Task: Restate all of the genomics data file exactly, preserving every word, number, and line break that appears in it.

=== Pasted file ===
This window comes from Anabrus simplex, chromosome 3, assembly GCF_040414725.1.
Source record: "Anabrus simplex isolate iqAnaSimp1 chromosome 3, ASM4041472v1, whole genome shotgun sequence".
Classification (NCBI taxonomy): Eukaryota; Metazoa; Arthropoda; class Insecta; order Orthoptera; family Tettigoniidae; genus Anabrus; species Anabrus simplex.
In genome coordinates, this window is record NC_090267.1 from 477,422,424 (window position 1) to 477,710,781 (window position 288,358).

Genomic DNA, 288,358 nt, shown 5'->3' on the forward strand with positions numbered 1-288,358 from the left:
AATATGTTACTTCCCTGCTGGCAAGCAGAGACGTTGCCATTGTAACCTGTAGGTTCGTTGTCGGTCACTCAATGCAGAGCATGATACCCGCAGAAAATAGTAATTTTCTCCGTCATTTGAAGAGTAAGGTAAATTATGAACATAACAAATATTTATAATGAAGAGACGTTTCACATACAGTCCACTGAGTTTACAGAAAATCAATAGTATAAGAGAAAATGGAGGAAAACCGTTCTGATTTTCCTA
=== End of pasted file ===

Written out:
This window comes from Anabrus simplex, chromosome 3, assembly GCF_040414725.1.
Source record: "Anabrus simplex isolate iqAnaSimp1 chromosome 3, ASM4041472v1, whole genome shotgun sequence".
Classification (NCBI taxonomy): Eukaryota; Metazoa; Arthropoda; class Insecta; order Orthoptera; family Tettigoniidae; genus Anabrus; species Anabrus simplex.
In genome coordinates, this window is record NC_090267.1 from 477,422,424 (window position 1) to 477,710,781 (window position 288,358).

Genomic DNA, 288,358 nt, shown 5'->3' on the forward strand with positions numbered 1-288,358 from the left:
AATATGTTACTTCCCTGCTGGCAAGCAGAGACGTTGCCATTGTAACCTGTAGGTTCGTTGTCGGTCACTCAATGCAGAGCATGATACCCGCAGAAAATAGTAATTTTCTCCGTCATTTGAAGAGTAAGGTAAATTATGAACATAACAAATATTTATAATGAAGAGACGTTTCACATACAGTCCACTGAGTTTACAGAAAATCAATAGTATAAGAGAAAATGGAGGAAAACCGTTCTGATTTTCCTA